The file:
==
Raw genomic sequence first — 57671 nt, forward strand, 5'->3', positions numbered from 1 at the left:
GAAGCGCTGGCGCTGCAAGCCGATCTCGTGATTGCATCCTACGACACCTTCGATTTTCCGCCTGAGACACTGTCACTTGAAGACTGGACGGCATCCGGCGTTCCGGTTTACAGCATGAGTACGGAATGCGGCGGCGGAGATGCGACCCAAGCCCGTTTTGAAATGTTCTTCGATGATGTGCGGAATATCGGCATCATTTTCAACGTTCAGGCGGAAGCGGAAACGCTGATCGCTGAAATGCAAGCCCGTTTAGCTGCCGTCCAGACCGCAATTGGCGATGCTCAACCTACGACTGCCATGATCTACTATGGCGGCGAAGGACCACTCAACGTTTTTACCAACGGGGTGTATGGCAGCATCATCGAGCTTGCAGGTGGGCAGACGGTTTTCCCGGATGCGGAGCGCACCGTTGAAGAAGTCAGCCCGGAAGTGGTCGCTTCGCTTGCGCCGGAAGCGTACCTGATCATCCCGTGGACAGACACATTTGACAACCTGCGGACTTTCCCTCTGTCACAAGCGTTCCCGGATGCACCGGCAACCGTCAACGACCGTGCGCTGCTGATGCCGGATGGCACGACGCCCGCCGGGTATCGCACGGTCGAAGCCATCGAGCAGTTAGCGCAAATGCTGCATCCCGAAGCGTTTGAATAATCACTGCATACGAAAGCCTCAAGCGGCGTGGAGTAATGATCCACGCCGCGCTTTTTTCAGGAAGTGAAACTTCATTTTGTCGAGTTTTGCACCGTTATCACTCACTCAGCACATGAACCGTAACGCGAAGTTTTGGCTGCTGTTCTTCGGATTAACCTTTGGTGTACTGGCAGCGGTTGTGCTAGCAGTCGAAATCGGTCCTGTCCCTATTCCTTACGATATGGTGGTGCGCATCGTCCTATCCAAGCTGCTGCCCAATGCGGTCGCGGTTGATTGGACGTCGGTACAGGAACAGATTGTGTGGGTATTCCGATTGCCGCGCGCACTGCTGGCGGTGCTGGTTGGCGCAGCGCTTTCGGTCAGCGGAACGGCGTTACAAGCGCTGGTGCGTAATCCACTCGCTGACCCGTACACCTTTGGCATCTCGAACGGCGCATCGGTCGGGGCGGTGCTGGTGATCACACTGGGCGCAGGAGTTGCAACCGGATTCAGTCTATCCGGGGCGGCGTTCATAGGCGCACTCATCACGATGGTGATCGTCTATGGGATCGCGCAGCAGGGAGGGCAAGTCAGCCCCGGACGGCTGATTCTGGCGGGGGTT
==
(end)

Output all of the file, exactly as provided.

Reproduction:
Raw genomic sequence first — 57671 nt, forward strand, 5'->3', positions numbered from 1 at the left:
GAAGCGCTGGCGCTGCAAGCCGATCTCGTGATTGCATCCTACGACACCTTCGATTTTCCGCCTGAGACACTGTCACTTGAAGACTGGACGGCATCCGGCGTTCCGGTTTACAGCATGAGTACGGAATGCGGCGGCGGAGATGCGACCCAAGCCCGTTTTGAAATGTTCTTCGATGATGTGCGGAATATCGGCATCATTTTCAACGTTCAGGCGGAAGCGGAAACGCTGATCGCTGAAATGCAAGCCCGTTTAGCTGCCGTCCAGACCGCAATTGGCGATGCTCAACCTACGACTGCCATGATCTACTATGGCGGCGAAGGACCACTCAACGTTTTTACCAACGGGGTGTATGGCAGCATCATCGAGCTTGCAGGTGGGCAGACGGTTTTCCCGGATGCGGAGCGCACCGTTGAAGAAGTCAGCCCGGAAGTGGTCGCTTCGCTTGCGCCGGAAGCGTACCTGATCATCCCGTGGACAGACACATTTGACAACCTGCGGACTTTCCCTCTGTCACAAGCGTTCCCGGATGCACCGGCAACCGTCAACGACCGTGCGCTGCTGATGCCGGATGGCACGACGCCCGCCGGGTATCGCACGGTCGAAGCCATCGAGCAGTTAGCGCAAATGCTGCATCCCGAAGCGTTTGAATAATCACTGCATACGAAAGCCTCAAGCGGCGTGGAGTAATGATCCACGCCGCGCTTTTTTCAGGAAGTGAAACTTCATTTTGTCGAGTTTTGCACCGTTATCACTCACTCAGCACATGAACCGTAACGCGAAGTTTTGGCTGCTGTTCTTCGGATTAACCTTTGGTGTACTGGCAGCGGTTGTGCTAGCAGTCGAAATCGGTCCTGTCCCTATTCCTTACGATATGGTGGTGCGCATCGTCCTATCCAAGCTGCTGCCCAATGCGGTCGCGGTTGATTGGACGTCGGTACAGGAACAGATTGTGTGGGTATTCCGATTGCCGCGCGCACTGCTGGCGGTGCTGGTTGGCGCAGCGCTTTCGGTCAGCGGAACGGCGTTACAAGCGCTGGTGCGTAATCCACTCGCTGACCCGTACACCTTTGGCATCTCGAACGGCGCATCGGTCGGGGCGGTGCTGGTGATCACACTGGGCGCAGGAGTTGCAACCGGATTCAGTCTATCCGGGGCGGCGTTCATAGGCGCACTCATCACGATGGTGATCGTCTATGGGATCGCGCAGCAGGGAGGGCAAGTCAGCCCCGGACGGCTGATTCTGGCGGGGGTT